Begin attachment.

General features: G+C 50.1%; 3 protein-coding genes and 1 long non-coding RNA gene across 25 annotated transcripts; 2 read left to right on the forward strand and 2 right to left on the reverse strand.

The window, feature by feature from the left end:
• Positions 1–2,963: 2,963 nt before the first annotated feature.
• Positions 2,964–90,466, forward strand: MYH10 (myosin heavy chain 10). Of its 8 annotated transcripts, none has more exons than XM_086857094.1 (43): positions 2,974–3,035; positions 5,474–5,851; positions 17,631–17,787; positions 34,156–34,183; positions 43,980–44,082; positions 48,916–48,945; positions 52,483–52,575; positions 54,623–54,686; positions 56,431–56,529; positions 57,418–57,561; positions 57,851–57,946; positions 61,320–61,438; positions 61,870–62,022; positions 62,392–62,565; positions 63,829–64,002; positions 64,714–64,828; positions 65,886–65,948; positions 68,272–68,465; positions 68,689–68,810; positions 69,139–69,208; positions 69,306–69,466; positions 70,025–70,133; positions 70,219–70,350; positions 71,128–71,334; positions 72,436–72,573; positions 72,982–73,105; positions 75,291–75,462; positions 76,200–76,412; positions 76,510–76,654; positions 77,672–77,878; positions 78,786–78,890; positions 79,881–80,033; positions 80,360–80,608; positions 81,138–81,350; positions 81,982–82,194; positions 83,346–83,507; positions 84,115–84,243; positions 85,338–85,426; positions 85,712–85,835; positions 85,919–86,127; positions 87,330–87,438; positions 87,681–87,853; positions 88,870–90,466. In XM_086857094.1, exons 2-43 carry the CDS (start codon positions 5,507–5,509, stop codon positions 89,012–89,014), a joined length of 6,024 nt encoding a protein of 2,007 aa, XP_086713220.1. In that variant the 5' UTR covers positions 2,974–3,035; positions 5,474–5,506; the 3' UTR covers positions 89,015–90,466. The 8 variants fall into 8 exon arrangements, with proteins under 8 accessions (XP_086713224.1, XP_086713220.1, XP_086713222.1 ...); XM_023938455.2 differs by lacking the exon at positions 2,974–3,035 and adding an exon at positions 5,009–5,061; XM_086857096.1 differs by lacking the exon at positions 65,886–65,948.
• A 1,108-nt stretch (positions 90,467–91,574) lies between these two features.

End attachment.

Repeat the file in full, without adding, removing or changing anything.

General features: G+C 50.1%; 3 protein-coding genes and 1 long non-coding RNA gene across 25 annotated transcripts; 2 read left to right on the forward strand and 2 right to left on the reverse strand.

The window, feature by feature from the left end:
• Positions 1–2,963: 2,963 nt before the first annotated feature.
• Positions 2,964–90,466, forward strand: MYH10 (myosin heavy chain 10). Of its 8 annotated transcripts, none has more exons than XM_086857094.1 (43): positions 2,974–3,035; positions 5,474–5,851; positions 17,631–17,787; positions 34,156–34,183; positions 43,980–44,082; positions 48,916–48,945; positions 52,483–52,575; positions 54,623–54,686; positions 56,431–56,529; positions 57,418–57,561; positions 57,851–57,946; positions 61,320–61,438; positions 61,870–62,022; positions 62,392–62,565; positions 63,829–64,002; positions 64,714–64,828; positions 65,886–65,948; positions 68,272–68,465; positions 68,689–68,810; positions 69,139–69,208; positions 69,306–69,466; positions 70,025–70,133; positions 70,219–70,350; positions 71,128–71,334; positions 72,436–72,573; positions 72,982–73,105; positions 75,291–75,462; positions 76,200–76,412; positions 76,510–76,654; positions 77,672–77,878; positions 78,786–78,890; positions 79,881–80,033; positions 80,360–80,608; positions 81,138–81,350; positions 81,982–82,194; positions 83,346–83,507; positions 84,115–84,243; positions 85,338–85,426; positions 85,712–85,835; positions 85,919–86,127; positions 87,330–87,438; positions 87,681–87,853; positions 88,870–90,466. In XM_086857094.1, exons 2-43 carry the CDS (start codon positions 5,507–5,509, stop codon positions 89,012–89,014), a joined length of 6,024 nt encoding a protein of 2,007 aa, XP_086713220.1. In that variant the 5' UTR covers positions 2,974–3,035; positions 5,474–5,506; the 3' UTR covers positions 89,015–90,466. The 8 variants fall into 8 exon arrangements, with proteins under 8 accessions (XP_086713224.1, XP_086713220.1, XP_086713222.1 ...); XM_023938455.2 differs by lacking the exon at positions 2,974–3,035 and adding an exon at positions 5,009–5,061; XM_086857096.1 differs by lacking the exon at positions 65,886–65,948.
• A 1,108-nt stretch (positions 90,467–91,574) lies between these two features.